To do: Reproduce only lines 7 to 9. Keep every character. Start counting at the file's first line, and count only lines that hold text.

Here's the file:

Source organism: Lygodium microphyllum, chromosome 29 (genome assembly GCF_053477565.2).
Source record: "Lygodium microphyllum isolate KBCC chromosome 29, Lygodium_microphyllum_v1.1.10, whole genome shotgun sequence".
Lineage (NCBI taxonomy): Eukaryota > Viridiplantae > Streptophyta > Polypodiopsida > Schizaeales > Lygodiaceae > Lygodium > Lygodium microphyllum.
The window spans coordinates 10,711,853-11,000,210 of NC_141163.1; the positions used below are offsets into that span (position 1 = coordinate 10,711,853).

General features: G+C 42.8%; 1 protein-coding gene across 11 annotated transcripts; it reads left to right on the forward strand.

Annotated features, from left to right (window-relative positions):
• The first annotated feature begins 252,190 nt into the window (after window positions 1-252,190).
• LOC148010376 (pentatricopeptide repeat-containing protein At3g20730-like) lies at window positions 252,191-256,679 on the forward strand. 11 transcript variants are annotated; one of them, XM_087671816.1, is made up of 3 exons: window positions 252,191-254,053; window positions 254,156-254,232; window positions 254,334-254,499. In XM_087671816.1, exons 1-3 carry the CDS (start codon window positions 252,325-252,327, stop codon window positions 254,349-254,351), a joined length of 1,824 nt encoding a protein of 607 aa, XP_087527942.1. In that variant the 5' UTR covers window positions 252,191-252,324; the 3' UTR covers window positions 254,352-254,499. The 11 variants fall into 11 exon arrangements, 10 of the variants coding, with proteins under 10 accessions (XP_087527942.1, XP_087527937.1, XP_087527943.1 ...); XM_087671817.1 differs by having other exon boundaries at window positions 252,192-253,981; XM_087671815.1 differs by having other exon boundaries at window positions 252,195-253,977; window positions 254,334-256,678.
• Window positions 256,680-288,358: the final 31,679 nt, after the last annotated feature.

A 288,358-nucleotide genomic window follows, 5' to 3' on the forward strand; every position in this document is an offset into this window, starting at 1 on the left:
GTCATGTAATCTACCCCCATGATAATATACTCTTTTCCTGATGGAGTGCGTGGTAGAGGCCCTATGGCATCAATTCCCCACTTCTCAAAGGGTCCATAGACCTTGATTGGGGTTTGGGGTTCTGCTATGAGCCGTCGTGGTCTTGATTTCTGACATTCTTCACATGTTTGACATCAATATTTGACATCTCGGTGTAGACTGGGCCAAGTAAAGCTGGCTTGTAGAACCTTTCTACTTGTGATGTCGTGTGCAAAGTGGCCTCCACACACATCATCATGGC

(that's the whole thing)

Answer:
• The first annotated feature begins 252,190 nt into the window (after window positions 1-252,190).
• LOC148010376 (pentatricopeptide repeat-containing protein At3g20730-like) lies at window positions 252,191-256,679 on the forward strand. 11 transcript variants are annotated; one of them, XM_087671816.1, is made up of 3 exons: window positions 252,191-254,053; window positions 254,156-254,232; window positions 254,334-254,499. In XM_087671816.1, exons 1-3 carry the CDS (start codon window positions 252,325-252,327, stop codon window positions 254,349-254,351), a joined length of 1,824 nt encoding a protein of 607 aa, XP_087527942.1. In that variant the 5' UTR covers window positions 252,191-252,324; the 3' UTR covers window positions 254,352-254,499. The 11 variants fall into 11 exon arrangements, 10 of the variants coding, with proteins under 10 accessions (XP_087527942.1, XP_087527937.1, XP_087527943.1 ...); XM_087671817.1 differs by having other exon boundaries at window positions 252,192-253,981; XM_087671815.1 differs by having other exon boundaries at window positions 252,195-253,977; window positions 254,334-256,678.
• Window positions 256,680-288,358: the final 31,679 nt, after the last annotated feature.